MARQUETTE - An Ohio man whose beagles were attacked and killed by wolves earlier this month in Chippewa County said Tuesday he will never return to the Upper Peninsula to train dogs again.
"I won't be back," said Jim McGuire of Amanda, Ohio. "There's no way I could come back and in good conscience turn my dogs loose and have this happen again."
McGuire's pledge ends 20 years of traveling with friends to the beauty of the Hiawatha National Forest to run hunting beagles on snowshoe hares.
On Aug. 7, Michigan Department of Natural Resources wildlife technician Tim Maples of the Sault Ste. Marie field office had initial DNR contact with McGuire. The two men spoke on the phone.
"He said that he and his friends were training dogs near Rudyard on Aug. 6 when wolves attacked and killed their nine beagles," Maples said in the report.
The two friends of McGuire were Larry Harrison and Scott Derrick from Charleston, W.Va. Others had also been on the trip to Michigan from out of state, but had already gone home, McGuire said.
In his report, Maples listed nine beagles reported killed including six males and three females. The males ranged in age from 2 to 5 years old. One of the females was 2 years old and the second was 9 months old.
"The dog owner provided pictures of five carcasses," said DNR Wildlife Division Chief Russ Mason.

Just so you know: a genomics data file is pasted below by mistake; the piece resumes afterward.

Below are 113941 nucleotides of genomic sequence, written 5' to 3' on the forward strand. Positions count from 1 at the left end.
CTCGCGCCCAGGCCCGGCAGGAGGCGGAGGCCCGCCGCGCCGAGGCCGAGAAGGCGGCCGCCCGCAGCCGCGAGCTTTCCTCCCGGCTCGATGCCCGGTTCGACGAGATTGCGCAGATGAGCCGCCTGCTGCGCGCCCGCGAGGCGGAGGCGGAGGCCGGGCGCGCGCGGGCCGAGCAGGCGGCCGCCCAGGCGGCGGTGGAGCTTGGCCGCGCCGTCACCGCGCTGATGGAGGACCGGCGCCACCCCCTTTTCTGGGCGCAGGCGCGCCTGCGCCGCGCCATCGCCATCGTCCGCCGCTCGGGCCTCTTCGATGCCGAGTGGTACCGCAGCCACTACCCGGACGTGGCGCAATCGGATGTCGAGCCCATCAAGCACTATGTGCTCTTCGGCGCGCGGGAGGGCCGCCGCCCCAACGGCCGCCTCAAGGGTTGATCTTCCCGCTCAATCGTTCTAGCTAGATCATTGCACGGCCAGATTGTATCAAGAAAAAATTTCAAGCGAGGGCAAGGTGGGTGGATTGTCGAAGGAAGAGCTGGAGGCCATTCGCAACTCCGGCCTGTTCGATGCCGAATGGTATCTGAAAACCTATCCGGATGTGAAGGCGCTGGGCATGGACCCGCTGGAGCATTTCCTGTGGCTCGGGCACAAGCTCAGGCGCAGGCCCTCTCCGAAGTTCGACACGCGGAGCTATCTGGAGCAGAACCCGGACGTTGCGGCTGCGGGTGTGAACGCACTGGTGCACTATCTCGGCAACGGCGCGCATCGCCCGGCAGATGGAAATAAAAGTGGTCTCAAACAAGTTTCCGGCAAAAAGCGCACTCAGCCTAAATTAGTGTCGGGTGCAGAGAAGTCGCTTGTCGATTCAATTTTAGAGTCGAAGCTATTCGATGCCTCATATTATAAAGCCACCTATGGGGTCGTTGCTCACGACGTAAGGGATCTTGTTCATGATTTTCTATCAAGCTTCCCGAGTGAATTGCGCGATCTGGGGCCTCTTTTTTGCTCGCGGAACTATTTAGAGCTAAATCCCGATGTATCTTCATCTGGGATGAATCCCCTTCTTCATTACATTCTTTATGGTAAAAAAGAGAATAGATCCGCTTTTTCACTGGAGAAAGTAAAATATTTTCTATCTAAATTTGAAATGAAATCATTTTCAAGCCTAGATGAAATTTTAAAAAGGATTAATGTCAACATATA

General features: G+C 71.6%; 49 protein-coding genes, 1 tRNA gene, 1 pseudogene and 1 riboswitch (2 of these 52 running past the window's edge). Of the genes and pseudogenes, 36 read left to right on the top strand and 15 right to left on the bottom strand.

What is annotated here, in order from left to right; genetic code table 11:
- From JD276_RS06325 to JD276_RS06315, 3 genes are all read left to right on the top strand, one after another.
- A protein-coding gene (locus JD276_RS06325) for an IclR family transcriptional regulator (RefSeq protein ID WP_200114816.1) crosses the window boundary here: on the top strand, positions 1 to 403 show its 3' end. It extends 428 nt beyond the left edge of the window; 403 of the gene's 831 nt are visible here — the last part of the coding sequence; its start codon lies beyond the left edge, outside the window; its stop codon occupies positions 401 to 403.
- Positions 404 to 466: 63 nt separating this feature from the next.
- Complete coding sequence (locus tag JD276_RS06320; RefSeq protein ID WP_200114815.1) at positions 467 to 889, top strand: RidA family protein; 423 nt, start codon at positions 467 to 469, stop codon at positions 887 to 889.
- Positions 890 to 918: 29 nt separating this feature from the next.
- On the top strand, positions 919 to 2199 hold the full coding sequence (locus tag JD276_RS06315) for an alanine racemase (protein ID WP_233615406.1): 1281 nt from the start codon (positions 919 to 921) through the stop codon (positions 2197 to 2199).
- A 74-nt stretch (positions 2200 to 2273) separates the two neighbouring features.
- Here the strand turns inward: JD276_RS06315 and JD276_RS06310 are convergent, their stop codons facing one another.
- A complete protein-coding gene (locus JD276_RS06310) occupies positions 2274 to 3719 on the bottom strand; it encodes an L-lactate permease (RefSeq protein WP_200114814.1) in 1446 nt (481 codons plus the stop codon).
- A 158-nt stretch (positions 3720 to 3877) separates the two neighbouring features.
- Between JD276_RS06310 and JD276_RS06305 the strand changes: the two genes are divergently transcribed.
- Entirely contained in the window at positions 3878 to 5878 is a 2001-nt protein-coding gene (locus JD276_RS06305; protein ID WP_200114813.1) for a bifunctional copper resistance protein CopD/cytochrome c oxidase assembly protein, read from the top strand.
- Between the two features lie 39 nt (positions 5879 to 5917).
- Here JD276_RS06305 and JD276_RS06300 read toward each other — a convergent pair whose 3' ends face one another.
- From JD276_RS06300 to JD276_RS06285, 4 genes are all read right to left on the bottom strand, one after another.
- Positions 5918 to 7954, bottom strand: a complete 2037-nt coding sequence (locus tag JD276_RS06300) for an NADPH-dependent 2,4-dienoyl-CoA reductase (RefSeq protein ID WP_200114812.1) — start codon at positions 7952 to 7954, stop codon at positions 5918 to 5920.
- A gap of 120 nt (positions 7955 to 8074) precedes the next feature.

On Monday, DNR officials released the photographs and the Maples report to The Mining Journal.
The incident was first publicized after a news release Thursday by state Sen. Tom Casperson, R-Escanaba, who said the reported wolf attack "points to the dire need and urgency for improved management of the wolf population in the Upper Peninsula."
DNR officials said they were continuing to look into the incident after McGuire provided some conflicting details of the story - primarily the number of dogs that were killed.
The photographs showed individual dead beagles, from relatively close range, lying in the grass or other vegetation. At least one of the five dogs in the photos had been torn open extensively.
Maples said the attack was said to have occurred about 11 miles west of Rudyard. DNR wildlife biologist Brian Roell in Marquette said a single beagle was killed by a wolf in that same vicinity last year while a hunter was training his dog.
Roell said the presumption could be made the beagle killings from the past two years were likely the work of wolves from the same pack.
A field investigation was conducted on the afternoon of Aug. 7 by Maples and two other DNR employees. They searched the area around a global positioning satellite coordinate provided by McGuire, but they found nothing.
"There had been heavy rainstorms that morning," Maples said in the report.
The day following the search, Maples again spoke with McGuire. According to the report, McGuire stated he and his companions lost contact with their dogs at about 9 a.m. Aug. 6 and believed something had "gone wrong."
"He said they found the first dog carcass about 10 minutes later and about one hour later he saw a wolf about 40 yards from one of the kill sites," Maples said.